This definition would therefore capture countries including Ireland and potentially Switzerland.
Tax preferential patent box regime
- The proposed measure does not capture all patent box regimes, only those that provide tax concessions without requiring sufficient economic substance — the Minister must make a legislative instrument to designate the foreign country's income tax laws' status as a "preferential patent box regime."
- 'Intangible asset' takes its ordinary meaning and includes: intellectual property; copyrights; access to customer databases; algorithms; software licenses; other licenses; trademarks; patents; and leases, licenses or other rights over assets.
- The definition is extended to include certain things referred to in the section 6 (of the Income Tax Assessment Act 1936) definition of a royalty and a right in respect of or an interest in any asset which the provision applies to.
- The Australian Government may also make regulations to prescribe new assets as "intangible assets" for the purposes of the provision.
- There are some specific exclusions, including tangible assets, interests in land and financial arrangements to which the Taxation of Financial Arrangement (TOFA) rules apply.
Exploit an intangible asset
- "Exploit an intangible asset" has a broad meaning that includes:
- Using, marketing, selling, licensing and distributing the intangible asset.
- Supplying, receiving or forbearing of an intangible asset covered by certain section 6 definitions of a royalty.
- Exploiting another intangible asset that is a right in respect of, or an interest in, the intangible asset.
- Doing anything else in respect of the intangible asset.
It is significant that the concept of "exploit an intangible asset" is expressly extended to include "permission" to exploit, in the same way as the right to exploit.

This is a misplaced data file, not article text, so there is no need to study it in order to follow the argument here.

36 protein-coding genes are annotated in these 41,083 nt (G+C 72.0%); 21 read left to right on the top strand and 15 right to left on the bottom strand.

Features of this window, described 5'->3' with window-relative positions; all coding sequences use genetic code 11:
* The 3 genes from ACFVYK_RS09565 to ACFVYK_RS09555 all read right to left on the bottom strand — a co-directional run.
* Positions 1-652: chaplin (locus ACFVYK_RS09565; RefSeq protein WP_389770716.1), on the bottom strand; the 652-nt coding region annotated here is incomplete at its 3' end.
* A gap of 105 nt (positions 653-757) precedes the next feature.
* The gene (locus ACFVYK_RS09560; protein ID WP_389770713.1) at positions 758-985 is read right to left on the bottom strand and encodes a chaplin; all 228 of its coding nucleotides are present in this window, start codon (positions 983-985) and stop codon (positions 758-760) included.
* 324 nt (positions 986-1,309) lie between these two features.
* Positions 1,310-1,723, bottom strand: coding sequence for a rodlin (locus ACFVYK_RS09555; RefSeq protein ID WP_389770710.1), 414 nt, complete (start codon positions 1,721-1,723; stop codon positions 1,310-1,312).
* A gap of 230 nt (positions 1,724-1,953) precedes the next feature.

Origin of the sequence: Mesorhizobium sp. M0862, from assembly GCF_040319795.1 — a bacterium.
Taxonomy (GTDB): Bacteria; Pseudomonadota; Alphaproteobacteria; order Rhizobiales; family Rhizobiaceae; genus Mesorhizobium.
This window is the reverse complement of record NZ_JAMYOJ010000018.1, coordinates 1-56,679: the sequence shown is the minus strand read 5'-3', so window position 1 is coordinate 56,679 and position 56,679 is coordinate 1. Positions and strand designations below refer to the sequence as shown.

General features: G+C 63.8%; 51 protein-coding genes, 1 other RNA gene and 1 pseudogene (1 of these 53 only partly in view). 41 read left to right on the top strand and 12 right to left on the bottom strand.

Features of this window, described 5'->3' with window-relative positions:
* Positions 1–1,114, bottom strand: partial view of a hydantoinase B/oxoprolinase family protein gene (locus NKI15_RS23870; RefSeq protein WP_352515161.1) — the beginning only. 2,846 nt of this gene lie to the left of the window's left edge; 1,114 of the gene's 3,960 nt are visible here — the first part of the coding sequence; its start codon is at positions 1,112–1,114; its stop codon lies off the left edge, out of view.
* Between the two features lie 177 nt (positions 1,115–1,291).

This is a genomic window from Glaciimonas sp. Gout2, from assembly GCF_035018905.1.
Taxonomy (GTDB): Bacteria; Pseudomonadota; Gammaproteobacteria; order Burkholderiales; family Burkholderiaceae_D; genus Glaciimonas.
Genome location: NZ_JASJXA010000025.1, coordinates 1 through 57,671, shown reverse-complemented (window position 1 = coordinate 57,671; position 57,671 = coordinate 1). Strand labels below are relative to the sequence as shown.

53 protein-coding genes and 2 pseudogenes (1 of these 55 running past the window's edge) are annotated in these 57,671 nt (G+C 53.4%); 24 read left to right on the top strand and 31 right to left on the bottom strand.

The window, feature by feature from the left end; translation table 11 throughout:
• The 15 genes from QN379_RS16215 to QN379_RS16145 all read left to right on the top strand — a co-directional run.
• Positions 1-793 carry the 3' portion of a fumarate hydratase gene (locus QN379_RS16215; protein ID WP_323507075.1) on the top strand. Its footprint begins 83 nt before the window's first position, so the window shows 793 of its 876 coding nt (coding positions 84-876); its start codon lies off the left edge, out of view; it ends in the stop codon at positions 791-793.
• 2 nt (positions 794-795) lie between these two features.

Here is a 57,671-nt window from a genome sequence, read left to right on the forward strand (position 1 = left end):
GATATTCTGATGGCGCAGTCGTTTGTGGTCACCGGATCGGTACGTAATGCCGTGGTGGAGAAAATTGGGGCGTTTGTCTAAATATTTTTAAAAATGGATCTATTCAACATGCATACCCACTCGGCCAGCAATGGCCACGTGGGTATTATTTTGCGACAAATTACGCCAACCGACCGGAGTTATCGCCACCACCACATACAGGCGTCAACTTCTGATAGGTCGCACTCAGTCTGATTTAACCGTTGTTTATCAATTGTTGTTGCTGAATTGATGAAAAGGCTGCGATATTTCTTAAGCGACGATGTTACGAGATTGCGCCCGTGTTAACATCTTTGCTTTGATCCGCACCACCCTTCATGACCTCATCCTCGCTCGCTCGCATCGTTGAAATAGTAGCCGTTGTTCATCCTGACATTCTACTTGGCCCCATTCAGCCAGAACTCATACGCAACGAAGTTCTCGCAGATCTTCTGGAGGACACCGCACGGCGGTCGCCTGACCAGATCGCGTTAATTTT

The amendments are proposed to apply to payments (or credits an SGE makes to an associate, and liabilities a SGE incurs to an associate), made on or after 1 July 2023.
Comments on the ED legislation are due by 28 April 2023.
For additional information concerning this Alert, please contact:
|Ernst & Young (Australia), Sydney|
| • Sean Monahan, International Tax and Transaction Services (email@example.com)|
| • Tony Cooper, International Tax and Transaction Services (firstname.lastname@example.org)|
| • Leonid Shaflender, International Tax and Transaction Services (email@example.com)|
| • David Tracey, Transfer Pricing (firstname.lastname@example.org)|
| • Sandra Farhat, Tax Controversy (email@example.com)|
| • Alf Capito, Tax Policy (firstname.lastname@example.org)|
|Ernst & Young (Australia), Perth|
| • Joe Lawson, Transfer Pricing (email@example.com)|
|Ernst & Young (Australia), Melbourne|
| • Michael Jenkins, Transfer Pricing (firstname.lastname@example.org)|
| • Tony Merlo, Tax Policy (email@example.com)|
|Ernst & Young LLP (United States), Australia Tax Desk, New York|
| • Naomi Ross (naomi.Ross2@ey.com)|
Published by NTD’s Tax Technical Knowledge Services group; Carolyn Wright, legal editor